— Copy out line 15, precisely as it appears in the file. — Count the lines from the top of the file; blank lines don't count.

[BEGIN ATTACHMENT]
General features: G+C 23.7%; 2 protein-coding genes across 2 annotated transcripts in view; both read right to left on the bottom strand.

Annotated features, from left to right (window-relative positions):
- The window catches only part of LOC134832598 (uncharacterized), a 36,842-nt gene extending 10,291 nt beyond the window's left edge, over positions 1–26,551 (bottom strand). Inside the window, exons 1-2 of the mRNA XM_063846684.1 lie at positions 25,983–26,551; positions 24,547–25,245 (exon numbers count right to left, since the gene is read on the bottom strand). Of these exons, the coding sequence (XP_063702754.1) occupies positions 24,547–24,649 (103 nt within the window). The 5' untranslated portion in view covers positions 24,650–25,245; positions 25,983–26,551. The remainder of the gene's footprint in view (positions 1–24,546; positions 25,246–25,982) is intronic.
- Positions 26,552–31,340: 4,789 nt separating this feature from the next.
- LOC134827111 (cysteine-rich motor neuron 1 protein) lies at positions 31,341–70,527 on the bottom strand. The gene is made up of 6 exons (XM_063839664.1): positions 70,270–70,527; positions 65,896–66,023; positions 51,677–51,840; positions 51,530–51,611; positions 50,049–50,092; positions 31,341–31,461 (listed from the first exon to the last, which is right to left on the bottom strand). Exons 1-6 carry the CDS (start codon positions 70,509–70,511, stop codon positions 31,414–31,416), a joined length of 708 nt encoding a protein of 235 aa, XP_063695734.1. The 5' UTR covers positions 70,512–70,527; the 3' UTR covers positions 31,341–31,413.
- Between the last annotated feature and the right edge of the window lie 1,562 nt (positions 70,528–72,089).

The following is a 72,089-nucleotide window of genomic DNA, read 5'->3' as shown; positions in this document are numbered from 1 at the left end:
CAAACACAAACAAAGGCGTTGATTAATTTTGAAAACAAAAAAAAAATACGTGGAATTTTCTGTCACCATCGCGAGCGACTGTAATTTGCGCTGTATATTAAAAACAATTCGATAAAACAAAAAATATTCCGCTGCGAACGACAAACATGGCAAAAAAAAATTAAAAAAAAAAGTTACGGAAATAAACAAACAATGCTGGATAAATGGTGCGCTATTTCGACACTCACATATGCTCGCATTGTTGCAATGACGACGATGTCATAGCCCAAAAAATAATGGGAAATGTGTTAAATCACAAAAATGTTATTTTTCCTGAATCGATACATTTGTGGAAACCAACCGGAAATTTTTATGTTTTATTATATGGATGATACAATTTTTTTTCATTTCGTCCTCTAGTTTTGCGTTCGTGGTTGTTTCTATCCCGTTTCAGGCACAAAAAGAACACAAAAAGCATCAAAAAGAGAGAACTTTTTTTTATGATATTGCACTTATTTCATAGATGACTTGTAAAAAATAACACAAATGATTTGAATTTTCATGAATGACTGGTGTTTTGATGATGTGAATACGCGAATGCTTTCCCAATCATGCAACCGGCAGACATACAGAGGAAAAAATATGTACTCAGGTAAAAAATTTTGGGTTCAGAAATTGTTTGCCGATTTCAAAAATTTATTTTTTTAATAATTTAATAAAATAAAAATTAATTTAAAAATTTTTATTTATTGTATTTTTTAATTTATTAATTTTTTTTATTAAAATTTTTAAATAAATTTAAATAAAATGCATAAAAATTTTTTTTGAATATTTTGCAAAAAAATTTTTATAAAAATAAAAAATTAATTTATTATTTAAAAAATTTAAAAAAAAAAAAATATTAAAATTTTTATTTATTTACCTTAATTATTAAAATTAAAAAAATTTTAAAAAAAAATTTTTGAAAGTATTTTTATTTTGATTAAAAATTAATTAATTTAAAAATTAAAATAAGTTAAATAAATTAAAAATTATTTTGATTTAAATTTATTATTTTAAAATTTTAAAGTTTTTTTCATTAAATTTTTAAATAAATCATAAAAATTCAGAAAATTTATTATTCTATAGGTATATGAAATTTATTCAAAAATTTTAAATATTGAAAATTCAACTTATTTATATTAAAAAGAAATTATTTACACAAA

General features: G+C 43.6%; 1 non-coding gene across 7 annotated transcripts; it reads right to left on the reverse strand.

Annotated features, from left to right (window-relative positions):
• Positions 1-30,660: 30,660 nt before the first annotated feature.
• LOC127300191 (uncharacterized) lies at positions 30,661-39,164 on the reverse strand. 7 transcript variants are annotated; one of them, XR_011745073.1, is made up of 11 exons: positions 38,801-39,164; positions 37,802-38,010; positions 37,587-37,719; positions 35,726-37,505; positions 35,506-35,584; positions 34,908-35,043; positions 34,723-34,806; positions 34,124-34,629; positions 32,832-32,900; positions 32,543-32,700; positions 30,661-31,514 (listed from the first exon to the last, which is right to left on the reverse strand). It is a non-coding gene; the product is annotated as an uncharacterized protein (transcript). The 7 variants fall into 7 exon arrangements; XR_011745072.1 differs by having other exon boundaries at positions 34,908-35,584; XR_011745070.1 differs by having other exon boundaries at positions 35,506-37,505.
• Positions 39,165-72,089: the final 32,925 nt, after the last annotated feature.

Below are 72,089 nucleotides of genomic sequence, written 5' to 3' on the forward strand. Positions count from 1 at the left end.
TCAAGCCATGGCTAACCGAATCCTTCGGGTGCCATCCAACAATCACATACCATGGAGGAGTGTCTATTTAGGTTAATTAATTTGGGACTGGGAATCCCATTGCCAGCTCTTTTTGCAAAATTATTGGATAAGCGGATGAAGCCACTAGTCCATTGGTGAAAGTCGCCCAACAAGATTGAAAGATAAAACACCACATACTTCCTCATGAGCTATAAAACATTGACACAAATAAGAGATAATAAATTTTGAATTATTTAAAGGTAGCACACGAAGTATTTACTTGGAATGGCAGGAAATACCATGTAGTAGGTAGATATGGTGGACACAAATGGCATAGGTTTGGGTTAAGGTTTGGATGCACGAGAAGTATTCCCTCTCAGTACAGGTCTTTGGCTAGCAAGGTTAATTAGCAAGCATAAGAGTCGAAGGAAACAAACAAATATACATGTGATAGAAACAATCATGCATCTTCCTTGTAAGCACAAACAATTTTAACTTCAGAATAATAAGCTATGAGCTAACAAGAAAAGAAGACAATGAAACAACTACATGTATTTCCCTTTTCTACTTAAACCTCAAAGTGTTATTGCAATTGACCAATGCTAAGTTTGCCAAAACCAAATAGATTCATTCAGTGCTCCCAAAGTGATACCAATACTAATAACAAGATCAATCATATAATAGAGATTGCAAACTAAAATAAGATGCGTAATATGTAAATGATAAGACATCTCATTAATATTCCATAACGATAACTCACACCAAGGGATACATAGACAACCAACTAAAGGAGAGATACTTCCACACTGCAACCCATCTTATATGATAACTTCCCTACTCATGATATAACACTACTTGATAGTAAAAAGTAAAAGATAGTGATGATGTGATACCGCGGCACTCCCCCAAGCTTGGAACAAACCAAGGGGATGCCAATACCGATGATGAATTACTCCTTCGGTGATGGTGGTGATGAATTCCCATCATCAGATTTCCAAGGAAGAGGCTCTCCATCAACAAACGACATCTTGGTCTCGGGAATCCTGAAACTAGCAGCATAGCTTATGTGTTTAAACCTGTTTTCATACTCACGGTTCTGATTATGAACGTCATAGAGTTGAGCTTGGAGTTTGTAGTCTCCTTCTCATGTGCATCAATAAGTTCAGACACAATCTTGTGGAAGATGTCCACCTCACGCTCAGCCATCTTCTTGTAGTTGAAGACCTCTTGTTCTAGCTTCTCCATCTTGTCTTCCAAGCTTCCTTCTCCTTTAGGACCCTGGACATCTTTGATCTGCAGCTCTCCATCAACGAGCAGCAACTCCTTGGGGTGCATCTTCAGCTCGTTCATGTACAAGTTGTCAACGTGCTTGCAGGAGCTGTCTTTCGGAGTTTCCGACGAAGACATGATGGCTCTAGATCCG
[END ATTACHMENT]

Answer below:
TCAAGCCATGGCTAACCGAATCCTTCGGGTGCCATCCAACAATCACATACCATGGAGGAGTGTCTATTTAGGTTAATTAATTTGGGACTGGGAATCCCATTGCCAGCTCTTTTTGCAAAATTATTGGATAAGCGGATGAAGCCACTAGTCCATTGGTGAAAGTCGCCCAACAAGATTGAAAGATAAAACACCACATACTTCCTCATGAGCTATAAAACATTGACACAAATAAGAGATAATAAATTTTGAATTATTTAAAGGTAGCACACGAAGTATTTACTTGGAATGGCAGGAAATACCATGTAGTAGGTAGATATGGTGGACACAAATGGCATAGGTTTGGGTTAAGGTTTGGATGCACGAGAAGTATTCCCTCTCAGTACAGGTCTTTGGCTAGCAAGGTTAATTAGCAAGCATAAGAGTCGAAGGAAACAAACAAATATACATGTGATAGAAACAATCATGCATCTTCCTTGTAAGCACAAACAATTTTAACTTCAGAATAATAAGCTATGAGCTAACAAGAAAAGAAGACAATGAAACAACTACATGTATTTCCCTTTTCTACTTAAACCTCAAAGTGTTATTGCAATTGACCAATGCTAAGTTTGCCAAAACCAAATAGATTCATTCAGTGCTCCCAAAGTGATACCAATACTAATAACAAGATCAATCATATAATAGAGATTGCAAACTAAAATAAGATGCGTAATATGTAAATGATAAGACATCTCATTAATATTCCATAACGATAACTCACACCAAGGGATACATAGACAACCAACTAAAGGAGAGATACTTCCACACTGCAACCCATCTTATATGATAACTTCCCTACTCATGATATAACACTACTTGATAGTAAAAAGTAAAAGATAGTGATGATGTGATACCGCGGCACTCCCCCAAGCTTGGAACAAACCAAGGGGATGCCAATACCGATGATGAATTACTCCTTCGGTGATGGTGGTGATGAATTCCCATCATCAGATTTCCAAGGAAGAGGCTCTCCATCAACAAACGACATCTTGGTCTCGGGAATCCTGAAACTAGCAGCATAGCTTATGTGTTTAAACCTGTTTTCATACTCACGGTTCTGATTATGAACGTCATAGAGTTGAGCTTGGAGTTTGTAGTCTCCTTCTCATGTGCATCAATAAGTTCAGACACAATCTTGTGGAAGATGTCCACCTCACGCTCAGCCATCTTCTTGTAGTTGAAGACCTCTTGTTCTAGCTTCTCCATCTTGTCTTCCAAGCTTCCTTCTCCTTTAGGACCCTGGACATCTTTGATCTGCAGCTCTCCATCAACGAGCAGCAACTCCTTGGGGTGCATCTTCAGCTCGTTCATGTACAAGTTGTCAACGTGCTTGCAGGAGCTGTCTTTCGGAGTTTCCGACGAAGACATGATGGCTCTAGATCCG